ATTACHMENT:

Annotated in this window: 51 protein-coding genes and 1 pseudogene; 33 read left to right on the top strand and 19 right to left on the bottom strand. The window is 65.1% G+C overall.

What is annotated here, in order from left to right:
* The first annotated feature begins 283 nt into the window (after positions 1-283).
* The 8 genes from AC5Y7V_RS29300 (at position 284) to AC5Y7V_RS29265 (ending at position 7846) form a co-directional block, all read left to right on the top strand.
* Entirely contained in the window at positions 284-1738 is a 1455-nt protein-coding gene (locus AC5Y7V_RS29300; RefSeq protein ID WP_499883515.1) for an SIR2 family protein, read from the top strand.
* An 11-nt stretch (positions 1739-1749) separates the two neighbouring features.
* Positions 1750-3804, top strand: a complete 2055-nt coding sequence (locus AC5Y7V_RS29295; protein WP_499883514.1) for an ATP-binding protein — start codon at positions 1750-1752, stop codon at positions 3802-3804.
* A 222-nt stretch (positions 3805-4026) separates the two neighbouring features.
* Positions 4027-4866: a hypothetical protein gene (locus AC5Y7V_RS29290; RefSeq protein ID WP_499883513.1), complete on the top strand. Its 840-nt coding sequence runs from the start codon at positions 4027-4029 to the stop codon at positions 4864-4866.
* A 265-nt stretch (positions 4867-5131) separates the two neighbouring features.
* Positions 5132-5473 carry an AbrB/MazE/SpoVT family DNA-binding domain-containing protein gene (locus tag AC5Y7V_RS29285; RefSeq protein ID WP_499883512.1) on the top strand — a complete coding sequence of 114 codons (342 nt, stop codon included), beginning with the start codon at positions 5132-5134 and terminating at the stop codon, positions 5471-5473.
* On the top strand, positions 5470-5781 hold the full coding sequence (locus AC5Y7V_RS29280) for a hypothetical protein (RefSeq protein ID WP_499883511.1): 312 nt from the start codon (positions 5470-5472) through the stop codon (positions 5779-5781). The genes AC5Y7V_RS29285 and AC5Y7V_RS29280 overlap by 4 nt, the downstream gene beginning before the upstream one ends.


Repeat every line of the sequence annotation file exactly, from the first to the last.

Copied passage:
Annotated in this window: 51 protein-coding genes and 1 pseudogene; 33 read left to right on the top strand and 19 right to left on the bottom strand. The window is 65.1% G+C overall.

What is annotated here, in order from left to right:
* The first annotated feature begins 283 nt into the window (after positions 1-283).
* The 8 genes from AC5Y7V_RS29300 (at position 284) to AC5Y7V_RS29265 (ending at position 7846) form a co-directional block, all read left to right on the top strand.
* Entirely contained in the window at positions 284-1738 is a 1455-nt protein-coding gene (locus AC5Y7V_RS29300; RefSeq protein ID WP_499883515.1) for an SIR2 family protein, read from the top strand.
* An 11-nt stretch (positions 1739-1749) separates the two neighbouring features.
* Positions 1750-3804, top strand: a complete 2055-nt coding sequence (locus AC5Y7V_RS29295; protein WP_499883514.1) for an ATP-binding protein — start codon at positions 1750-1752, stop codon at positions 3802-3804.
* A 222-nt stretch (positions 3805-4026) separates the two neighbouring features.
* Positions 4027-4866: a hypothetical protein gene (locus AC5Y7V_RS29290; RefSeq protein ID WP_499883513.1), complete on the top strand. Its 840-nt coding sequence runs from the start codon at positions 4027-4029 to the stop codon at positions 4864-4866.
* A 265-nt stretch (positions 4867-5131) separates the two neighbouring features.
* Positions 5132-5473 carry an AbrB/MazE/SpoVT family DNA-binding domain-containing protein gene (locus tag AC5Y7V_RS29285; RefSeq protein ID WP_499883512.1) on the top strand — a complete coding sequence of 114 codons (342 nt, stop codon included), beginning with the start codon at positions 5132-5134 and terminating at the stop codon, positions 5471-5473.
* On the top strand, positions 5470-5781 hold the full coding sequence (locus AC5Y7V_RS29280) for a hypothetical protein (RefSeq protein ID WP_499883511.1): 312 nt from the start codon (positions 5470-5472) through the stop codon (positions 5779-5781). The genes AC5Y7V_RS29285 and AC5Y7V_RS29280 overlap by 4 nt, the downstream gene beginning before the upstream one ends.